BP Bust: Downtown Manhattan is Now Without a Gas Station

Posted on: April 15th, 2016 at 4:53 am by
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The BP gas station on Lafayette Street – one of the longest continuously operated dispensaries in downtown Manhattan – closed for good yesterday. Each of the three pumping stations were boxed with plywood, and crime scene tape unrolled to prevent cars from entering.

Thus concludes the age of Gasoline Alley. End of an era.

As previously reported, the Porcelli family, landowner forty years running and founder of the Gaseteria chain of gas stations, is the developer of record. Plans for the forthcoming seven-story, 80,000 square-foot commercial building at 300 Lafayette first emerged in 2013 from designer COOKFOX. The Landmarks Preservation Commission approved the design shortly thereafter, but the project remained in limbo until now.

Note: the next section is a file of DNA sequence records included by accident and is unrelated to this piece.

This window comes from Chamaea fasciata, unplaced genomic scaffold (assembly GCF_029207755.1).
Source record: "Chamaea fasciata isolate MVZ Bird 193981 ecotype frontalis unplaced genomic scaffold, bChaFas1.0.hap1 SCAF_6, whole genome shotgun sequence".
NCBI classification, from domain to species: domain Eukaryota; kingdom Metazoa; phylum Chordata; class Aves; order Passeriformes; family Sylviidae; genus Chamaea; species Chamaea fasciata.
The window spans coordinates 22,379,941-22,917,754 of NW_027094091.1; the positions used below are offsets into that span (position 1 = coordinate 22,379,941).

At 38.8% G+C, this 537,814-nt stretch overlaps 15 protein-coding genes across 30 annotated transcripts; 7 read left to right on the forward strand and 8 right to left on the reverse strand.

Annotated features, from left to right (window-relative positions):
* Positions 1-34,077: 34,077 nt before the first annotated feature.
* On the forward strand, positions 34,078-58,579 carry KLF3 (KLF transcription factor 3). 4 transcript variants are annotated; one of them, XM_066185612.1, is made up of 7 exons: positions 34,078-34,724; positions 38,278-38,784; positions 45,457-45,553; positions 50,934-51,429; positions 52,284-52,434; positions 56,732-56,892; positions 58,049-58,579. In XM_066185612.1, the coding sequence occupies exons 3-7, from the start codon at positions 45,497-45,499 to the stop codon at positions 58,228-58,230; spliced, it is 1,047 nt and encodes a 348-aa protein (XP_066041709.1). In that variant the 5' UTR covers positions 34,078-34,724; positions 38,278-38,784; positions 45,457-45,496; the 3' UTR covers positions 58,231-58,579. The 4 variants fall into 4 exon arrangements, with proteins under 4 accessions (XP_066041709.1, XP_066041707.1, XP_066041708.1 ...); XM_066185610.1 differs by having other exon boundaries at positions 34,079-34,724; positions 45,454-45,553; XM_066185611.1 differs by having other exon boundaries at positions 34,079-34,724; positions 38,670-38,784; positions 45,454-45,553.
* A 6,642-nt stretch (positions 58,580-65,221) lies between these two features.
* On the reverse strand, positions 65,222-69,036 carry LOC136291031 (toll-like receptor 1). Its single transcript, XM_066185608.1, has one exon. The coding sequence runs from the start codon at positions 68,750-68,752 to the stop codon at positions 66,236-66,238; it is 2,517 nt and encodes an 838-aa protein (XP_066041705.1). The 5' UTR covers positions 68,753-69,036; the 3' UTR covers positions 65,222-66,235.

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A gas station of some sort (from Gulf to Gaseteria) has been in business here ever since the city widened East Houston Street in the early 1930s. (Except, preceded for a brief period by a used car lot.) The thoroughfare, previously a narrow roadway, went under the knife during construction of the Sixth Avenue IND subway line. The resultant demolition of tenements on both sides left several vacant parcels, most of which have been re-developed or transformed into community gardens.

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Outside the Gaseteria in 1980, Photo: Steven Siegel

And now, the BP station is next. Herewith, some photos of its last hours on the block.

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